I’ve bought a number (25 at last count) of 60 litre plastic bins and installed one on the upslope side of each fruit tree. I’ve drilled 3 small holes around one side about 15 cm apart and 3 cm up from the base of the bin and stopped these up with bamboo kebab skewers. Fill the bin with water, remove the skewers and three small streams of water give the tree a decent drink.



The lime with its watering bin. There’s a zucchini in between. The wire guard is to keep the rabbits off the lime. They don’t like zucchinis.

I’ve also installed a couple of extra bins in one of the new vegetable gardens, in this case with 8 holes drilled around the base, and planted cherry tomatoes all around the bin.

The bins have a domed lid. I’ve turned it upside down and drilled a hole in the centre. Any rain that falls or dew that condenses is channeled into the bin. Overall water storage has thus increased by a couple of thousand litres.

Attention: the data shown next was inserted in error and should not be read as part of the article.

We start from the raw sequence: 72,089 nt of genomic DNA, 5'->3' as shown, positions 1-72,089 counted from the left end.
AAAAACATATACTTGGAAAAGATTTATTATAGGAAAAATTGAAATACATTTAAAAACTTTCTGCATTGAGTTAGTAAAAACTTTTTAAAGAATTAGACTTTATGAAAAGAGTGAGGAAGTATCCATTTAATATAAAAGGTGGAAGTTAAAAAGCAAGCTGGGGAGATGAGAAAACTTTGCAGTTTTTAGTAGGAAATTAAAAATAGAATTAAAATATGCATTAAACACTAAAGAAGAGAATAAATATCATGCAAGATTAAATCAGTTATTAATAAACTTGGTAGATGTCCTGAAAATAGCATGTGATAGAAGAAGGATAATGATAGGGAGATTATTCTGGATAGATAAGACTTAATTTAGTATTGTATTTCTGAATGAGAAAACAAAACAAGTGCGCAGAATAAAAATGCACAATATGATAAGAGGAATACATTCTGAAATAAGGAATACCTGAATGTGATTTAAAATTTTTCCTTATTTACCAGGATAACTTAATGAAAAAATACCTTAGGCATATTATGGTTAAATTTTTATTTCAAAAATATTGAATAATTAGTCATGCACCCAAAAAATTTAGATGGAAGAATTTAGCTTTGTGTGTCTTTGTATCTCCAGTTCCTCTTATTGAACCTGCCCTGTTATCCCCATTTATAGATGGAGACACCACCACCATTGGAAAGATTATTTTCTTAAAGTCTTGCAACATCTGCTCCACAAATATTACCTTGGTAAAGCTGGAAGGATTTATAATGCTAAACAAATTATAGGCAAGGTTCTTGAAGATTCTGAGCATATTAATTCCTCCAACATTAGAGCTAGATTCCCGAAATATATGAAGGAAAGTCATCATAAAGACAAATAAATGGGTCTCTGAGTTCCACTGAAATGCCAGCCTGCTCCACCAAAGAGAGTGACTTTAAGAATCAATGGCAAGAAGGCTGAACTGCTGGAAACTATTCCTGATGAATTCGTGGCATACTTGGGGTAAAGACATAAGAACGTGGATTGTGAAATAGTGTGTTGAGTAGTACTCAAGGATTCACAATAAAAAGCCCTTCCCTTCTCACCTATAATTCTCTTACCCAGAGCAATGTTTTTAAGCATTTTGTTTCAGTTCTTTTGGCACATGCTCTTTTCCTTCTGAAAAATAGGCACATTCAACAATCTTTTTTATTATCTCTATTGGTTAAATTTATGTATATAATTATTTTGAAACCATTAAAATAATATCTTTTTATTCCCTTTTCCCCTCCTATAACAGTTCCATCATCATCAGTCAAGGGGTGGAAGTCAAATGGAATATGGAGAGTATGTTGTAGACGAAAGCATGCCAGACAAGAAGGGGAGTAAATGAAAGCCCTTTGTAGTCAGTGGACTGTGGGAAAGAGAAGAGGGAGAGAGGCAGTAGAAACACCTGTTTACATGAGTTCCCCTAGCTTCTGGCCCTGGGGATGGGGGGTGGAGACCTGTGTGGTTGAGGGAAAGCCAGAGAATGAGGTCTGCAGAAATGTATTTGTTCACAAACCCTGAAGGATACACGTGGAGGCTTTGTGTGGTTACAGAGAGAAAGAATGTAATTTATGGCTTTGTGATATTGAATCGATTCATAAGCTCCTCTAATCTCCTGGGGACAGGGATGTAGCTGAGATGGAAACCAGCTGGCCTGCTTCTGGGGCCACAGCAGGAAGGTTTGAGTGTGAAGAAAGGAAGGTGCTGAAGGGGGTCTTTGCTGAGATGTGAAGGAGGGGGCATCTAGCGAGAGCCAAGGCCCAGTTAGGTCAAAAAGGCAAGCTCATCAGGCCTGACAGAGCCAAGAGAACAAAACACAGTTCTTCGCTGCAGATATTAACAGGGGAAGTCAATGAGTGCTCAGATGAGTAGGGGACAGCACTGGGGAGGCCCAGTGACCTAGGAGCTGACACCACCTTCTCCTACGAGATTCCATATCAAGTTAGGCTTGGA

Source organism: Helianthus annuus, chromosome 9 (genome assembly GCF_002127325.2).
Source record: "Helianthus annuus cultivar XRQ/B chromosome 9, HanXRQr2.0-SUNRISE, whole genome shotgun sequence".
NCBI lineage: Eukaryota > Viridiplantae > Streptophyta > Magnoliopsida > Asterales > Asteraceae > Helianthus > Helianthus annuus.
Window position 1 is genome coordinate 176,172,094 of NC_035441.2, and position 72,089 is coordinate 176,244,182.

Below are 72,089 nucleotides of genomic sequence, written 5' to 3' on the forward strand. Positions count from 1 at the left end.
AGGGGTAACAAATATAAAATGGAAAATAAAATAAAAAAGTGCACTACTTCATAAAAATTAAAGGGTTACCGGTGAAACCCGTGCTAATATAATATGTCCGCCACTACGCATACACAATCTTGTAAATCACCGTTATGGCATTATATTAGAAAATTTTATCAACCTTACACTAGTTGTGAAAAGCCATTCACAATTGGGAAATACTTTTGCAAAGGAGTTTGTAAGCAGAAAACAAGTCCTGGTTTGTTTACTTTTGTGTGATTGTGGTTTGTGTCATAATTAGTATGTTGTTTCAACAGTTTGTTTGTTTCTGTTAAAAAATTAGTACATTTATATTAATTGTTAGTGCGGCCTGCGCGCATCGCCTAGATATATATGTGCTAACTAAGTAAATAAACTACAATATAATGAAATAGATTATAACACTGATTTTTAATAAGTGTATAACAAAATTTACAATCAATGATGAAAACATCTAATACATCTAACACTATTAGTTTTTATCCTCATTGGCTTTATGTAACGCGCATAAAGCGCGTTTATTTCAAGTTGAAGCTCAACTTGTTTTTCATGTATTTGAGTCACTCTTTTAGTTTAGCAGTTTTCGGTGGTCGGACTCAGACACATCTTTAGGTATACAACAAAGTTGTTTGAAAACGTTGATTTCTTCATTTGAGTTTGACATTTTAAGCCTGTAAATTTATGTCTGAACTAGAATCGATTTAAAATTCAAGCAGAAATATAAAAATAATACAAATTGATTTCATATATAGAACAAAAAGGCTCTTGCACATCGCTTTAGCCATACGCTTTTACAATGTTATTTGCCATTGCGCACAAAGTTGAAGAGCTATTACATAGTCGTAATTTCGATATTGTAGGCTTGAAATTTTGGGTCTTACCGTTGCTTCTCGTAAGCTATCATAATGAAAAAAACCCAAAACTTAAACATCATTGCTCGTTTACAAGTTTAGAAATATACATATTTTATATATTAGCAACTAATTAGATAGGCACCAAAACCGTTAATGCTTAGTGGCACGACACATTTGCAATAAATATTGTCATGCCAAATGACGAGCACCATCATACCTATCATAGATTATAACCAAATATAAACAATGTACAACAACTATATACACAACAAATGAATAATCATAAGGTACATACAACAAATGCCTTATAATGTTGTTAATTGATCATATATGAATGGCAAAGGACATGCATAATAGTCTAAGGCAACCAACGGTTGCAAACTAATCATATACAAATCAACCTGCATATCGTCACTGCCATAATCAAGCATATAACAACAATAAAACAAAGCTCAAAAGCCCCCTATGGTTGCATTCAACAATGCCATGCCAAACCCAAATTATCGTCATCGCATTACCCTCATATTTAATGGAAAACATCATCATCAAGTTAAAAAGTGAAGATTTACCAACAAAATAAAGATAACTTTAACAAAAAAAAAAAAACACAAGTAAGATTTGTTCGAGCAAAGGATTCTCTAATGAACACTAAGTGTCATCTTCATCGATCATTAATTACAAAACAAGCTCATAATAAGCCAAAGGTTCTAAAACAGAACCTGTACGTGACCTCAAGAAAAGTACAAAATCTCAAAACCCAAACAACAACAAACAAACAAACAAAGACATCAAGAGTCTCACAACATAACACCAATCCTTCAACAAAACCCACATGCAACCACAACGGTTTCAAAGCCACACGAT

Even though we have 3 tanks — 18,000 litres in total — I’ve decided to save the tank water for an emergency (like Stage 4 restrictions — no garden watering at all — or the water being cut off completely), and water from the mains on one of our allocated days. The other allocated day I’ll use for re-filling the storage bins. I can easily accomplish both these things in the 2 hours allowed. The only thing I’m not going to do is stick to the allocated time of day. Not that I mind getting into the garden at 6am, but I have other things to do at that time. If I’m allowed to water for 2 hours, I fail to see why I shouldn’t do it at a time that’s convenient to me. I’m also watering useful (food) plants, not useless lawns or ornamentals. There have even been some demands from household food plant growers to be exempted from restrictions, but probably that would be well nigh impossible to implement.